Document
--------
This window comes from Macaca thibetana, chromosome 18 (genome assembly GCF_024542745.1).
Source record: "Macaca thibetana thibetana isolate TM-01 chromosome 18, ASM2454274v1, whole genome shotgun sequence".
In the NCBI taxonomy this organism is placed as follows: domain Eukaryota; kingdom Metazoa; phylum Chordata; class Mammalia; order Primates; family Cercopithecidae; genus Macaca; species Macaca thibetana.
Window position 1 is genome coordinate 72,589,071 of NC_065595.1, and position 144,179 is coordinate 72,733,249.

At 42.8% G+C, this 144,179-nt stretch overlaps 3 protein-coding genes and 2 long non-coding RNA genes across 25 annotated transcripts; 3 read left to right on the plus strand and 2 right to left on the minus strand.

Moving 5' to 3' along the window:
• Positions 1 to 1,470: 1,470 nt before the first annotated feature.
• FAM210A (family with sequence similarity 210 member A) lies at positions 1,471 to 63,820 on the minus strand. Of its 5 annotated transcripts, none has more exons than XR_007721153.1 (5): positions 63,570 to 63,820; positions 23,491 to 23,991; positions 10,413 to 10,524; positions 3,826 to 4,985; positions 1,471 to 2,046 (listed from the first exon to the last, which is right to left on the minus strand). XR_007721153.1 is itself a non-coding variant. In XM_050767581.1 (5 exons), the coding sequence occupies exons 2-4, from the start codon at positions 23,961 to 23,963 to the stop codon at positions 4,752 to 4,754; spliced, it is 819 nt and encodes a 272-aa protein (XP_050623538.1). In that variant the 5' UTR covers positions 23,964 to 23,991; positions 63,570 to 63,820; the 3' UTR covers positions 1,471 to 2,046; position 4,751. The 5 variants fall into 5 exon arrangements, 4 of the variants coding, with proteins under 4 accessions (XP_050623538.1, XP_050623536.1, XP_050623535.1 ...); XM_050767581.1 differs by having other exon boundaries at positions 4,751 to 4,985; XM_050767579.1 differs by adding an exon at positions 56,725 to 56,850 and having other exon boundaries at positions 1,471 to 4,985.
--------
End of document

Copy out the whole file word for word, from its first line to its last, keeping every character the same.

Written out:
This window comes from Macaca thibetana, chromosome 18 (genome assembly GCF_024542745.1).
Source record: "Macaca thibetana thibetana isolate TM-01 chromosome 18, ASM2454274v1, whole genome shotgun sequence".
In the NCBI taxonomy this organism is placed as follows: domain Eukaryota; kingdom Metazoa; phylum Chordata; class Mammalia; order Primates; family Cercopithecidae; genus Macaca; species Macaca thibetana.
Window position 1 is genome coordinate 72,589,071 of NC_065595.1, and position 144,179 is coordinate 72,733,249.

At 42.8% G+C, this 144,179-nt stretch overlaps 3 protein-coding genes and 2 long non-coding RNA genes across 25 annotated transcripts; 3 read left to right on the plus strand and 2 right to left on the minus strand.

Moving 5' to 3' along the window:
• Positions 1 to 1,470: 1,470 nt before the first annotated feature.
• FAM210A (family with sequence similarity 210 member A) lies at positions 1,471 to 63,820 on the minus strand. Of its 5 annotated transcripts, none has more exons than XR_007721153.1 (5): positions 63,570 to 63,820; positions 23,491 to 23,991; positions 10,413 to 10,524; positions 3,826 to 4,985; positions 1,471 to 2,046 (listed from the first exon to the last, which is right to left on the minus strand). XR_007721153.1 is itself a non-coding variant. In XM_050767581.1 (5 exons), the coding sequence occupies exons 2-4, from the start codon at positions 23,961 to 23,963 to the stop codon at positions 4,752 to 4,754; spliced, it is 819 nt and encodes a 272-aa protein (XP_050623538.1). In that variant the 5' UTR covers positions 23,964 to 23,991; positions 63,570 to 63,820; the 3' UTR covers positions 1,471 to 2,046; position 4,751. The 5 variants fall into 5 exon arrangements, 4 of the variants coding, with proteins under 4 accessions (XP_050623538.1, XP_050623536.1, XP_050623535.1 ...); XM_050767581.1 differs by having other exon boundaries at positions 4,751 to 4,985; XM_050767579.1 differs by adding an exon at positions 56,725 to 56,850 and having other exon boundaries at positions 1,471 to 4,985.